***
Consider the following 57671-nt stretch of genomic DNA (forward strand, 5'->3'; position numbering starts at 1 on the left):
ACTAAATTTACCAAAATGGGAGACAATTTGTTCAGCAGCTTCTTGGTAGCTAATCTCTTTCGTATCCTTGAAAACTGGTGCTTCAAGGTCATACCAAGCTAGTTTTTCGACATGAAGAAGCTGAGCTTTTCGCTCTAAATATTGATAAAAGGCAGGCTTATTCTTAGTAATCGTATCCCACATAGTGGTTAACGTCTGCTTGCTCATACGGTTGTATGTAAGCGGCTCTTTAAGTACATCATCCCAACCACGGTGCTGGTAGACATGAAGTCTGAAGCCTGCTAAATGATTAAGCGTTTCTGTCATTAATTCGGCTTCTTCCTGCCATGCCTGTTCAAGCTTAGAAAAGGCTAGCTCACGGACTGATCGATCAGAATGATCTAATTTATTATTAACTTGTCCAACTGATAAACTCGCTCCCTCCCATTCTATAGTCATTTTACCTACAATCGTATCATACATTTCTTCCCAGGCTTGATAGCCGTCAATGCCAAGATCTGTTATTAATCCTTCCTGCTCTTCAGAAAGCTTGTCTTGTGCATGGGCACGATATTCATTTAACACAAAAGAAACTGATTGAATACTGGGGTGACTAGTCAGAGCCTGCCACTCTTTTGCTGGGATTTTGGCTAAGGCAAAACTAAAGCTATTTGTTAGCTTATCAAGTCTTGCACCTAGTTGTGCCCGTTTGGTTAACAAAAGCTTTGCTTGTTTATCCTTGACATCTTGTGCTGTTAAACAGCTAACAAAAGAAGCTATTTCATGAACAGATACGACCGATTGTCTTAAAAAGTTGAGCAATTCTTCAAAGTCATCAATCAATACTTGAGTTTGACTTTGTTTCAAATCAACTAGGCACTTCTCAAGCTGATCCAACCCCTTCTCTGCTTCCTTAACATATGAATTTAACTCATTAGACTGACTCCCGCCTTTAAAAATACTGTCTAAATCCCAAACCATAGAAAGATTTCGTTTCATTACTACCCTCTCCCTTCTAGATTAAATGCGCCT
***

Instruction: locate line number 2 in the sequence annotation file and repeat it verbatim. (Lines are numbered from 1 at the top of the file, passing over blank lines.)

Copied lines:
ACTAAATTTACCAAAATGGGAGACAATTTGTTCAGCAGCTTCTTGGTAGCTAATCTCTTTCGTATCCTTGAAAACTGGTGCTTCAAGGTCATACCAAGCTAGTTTTTCGACATGAAGAAGCTGAGCTTTTCGCTCTAAATATTGATAAAAGGCAGGCTTATTCTTAGTAATCGTATCCCACATAGTGGTTAACGTCTGCTTGCTCATACGGTTGTATGTAAGCGGCTCTTTAAGTACATCATCCCAACCACGGTGCTGGTAGACATGAAGTCTGAAGCCTGCTAAATGATTAAGCGTTTCTGTCATTAATTCGGCTTCTTCCTGCCATGCCTGTTCAAGCTTAGAAAAGGCTAGCTCACGGACTGATCGATCAGAATGATCTAATTTATTATTAACTTGTCCAACTGATAAACTCGCTCCCTCCCATTCTATAGTCATTTTACCTACAATCGTATCATACATTTCTTCCCAGGCTTGATAGCCGTCAATGCCAAGATCTGTTATTAATCCTTCCTGCTCTTCAGAAAGCTTGTCTTGTGCATGGGCACGATATTCATTTAACACAAAAGAAACTGATTGAATACTGGGGTGACTAGTCAGAGCCTGCCACTCTTTTGCTGGGATTTTGGCTAAGGCAAAACTAAAGCTATTTGTTAGCTTATCAAGTCTTGCACCTAGTTGTGCCCGTTTGGTTAACAAAAGCTTTGCTTGTTTATCCTTGACATCTTGTGCTGTTAAACAGCTAACAAAAGAAGCTATTTCATGAACAGATACGACCGATTGTCTTAAAAAGTTGAGCAATTCTTCAAAGTCATCAATCAATACTTGAGTTTGACTTTGTTTCAAATCAACTAGGCACTTCTCAAGCTGATCCAACCCCTTCTCTGCTTCCTTAACATATGAATTTAACTCATTAGACTGACTCCCGCCTTTAAAAATACTGTCTAAATCCCAAACCATAGAAAGATTTCGTTTCATTACTACCCTCTCCCTTCTAGATTAAATGCGCCT